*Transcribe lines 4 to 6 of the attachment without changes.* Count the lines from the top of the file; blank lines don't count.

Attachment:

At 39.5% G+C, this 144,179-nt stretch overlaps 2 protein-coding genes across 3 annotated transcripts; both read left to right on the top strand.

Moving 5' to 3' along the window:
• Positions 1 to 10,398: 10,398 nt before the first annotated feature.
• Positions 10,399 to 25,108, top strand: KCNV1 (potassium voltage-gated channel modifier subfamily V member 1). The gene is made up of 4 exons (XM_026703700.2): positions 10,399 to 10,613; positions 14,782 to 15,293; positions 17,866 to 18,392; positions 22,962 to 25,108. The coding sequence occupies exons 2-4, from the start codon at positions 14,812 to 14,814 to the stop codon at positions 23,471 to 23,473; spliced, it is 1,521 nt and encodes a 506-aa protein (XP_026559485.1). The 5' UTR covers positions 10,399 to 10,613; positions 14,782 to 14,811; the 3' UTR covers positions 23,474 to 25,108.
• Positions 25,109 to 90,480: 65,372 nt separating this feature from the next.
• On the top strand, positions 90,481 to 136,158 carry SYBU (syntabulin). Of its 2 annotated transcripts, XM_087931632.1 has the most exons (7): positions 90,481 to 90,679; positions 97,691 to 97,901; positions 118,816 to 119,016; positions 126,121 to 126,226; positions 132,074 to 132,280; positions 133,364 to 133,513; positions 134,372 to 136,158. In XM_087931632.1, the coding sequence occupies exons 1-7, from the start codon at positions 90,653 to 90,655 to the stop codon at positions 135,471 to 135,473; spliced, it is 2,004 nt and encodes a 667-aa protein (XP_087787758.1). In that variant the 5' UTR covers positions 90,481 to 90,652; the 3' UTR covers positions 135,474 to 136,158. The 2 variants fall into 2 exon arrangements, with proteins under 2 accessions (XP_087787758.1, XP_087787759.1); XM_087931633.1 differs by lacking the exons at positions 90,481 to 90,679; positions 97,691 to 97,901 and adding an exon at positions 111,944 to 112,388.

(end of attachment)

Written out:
• Positions 10,399 to 25,108, top strand: KCNV1 (potassium voltage-gated channel modifier subfamily V member 1). The gene is made up of 4 exons (XM_026703700.2): positions 10,399 to 10,613; positions 14,782 to 15,293; positions 17,866 to 18,392; positions 22,962 to 25,108. The coding sequence occupies exons 2-4, from the start codon at positions 14,812 to 14,814 to the stop codon at positions 23,471 to 23,473; spliced, it is 1,521 nt and encodes a 506-aa protein (XP_026559485.1). The 5' UTR covers positions 10,399 to 10,613; positions 14,782 to 14,811; the 3' UTR covers positions 23,474 to 25,108.
• Positions 25,109 to 90,480: 65,372 nt separating this feature from the next.
• On the top strand, positions 90,481 to 136,158 carry SYBU (syntabulin). Of its 2 annotated transcripts, XM_087931632.1 has the most exons (7): positions 90,481 to 90,679; positions 97,691 to 97,901; positions 118,816 to 119,016; positions 126,121 to 126,226; positions 132,074 to 132,280; positions 133,364 to 133,513; positions 134,372 to 136,158. In XM_087931632.1, the coding sequence occupies exons 1-7, from the start codon at positions 90,653 to 90,655 to the stop codon at positions 135,471 to 135,473; spliced, it is 2,004 nt and encodes a 667-aa protein (XP_087787758.1). In that variant the 5' UTR covers positions 90,481 to 90,652; the 3' UTR covers positions 135,474 to 136,158. The 2 variants fall into 2 exon arrangements, with proteins under 2 accessions (XP_087787758.1, XP_087787759.1); XM_087931633.1 differs by lacking the exons at positions 90,481 to 90,679; positions 97,691 to 97,901 and adding an exon at positions 111,944 to 112,388.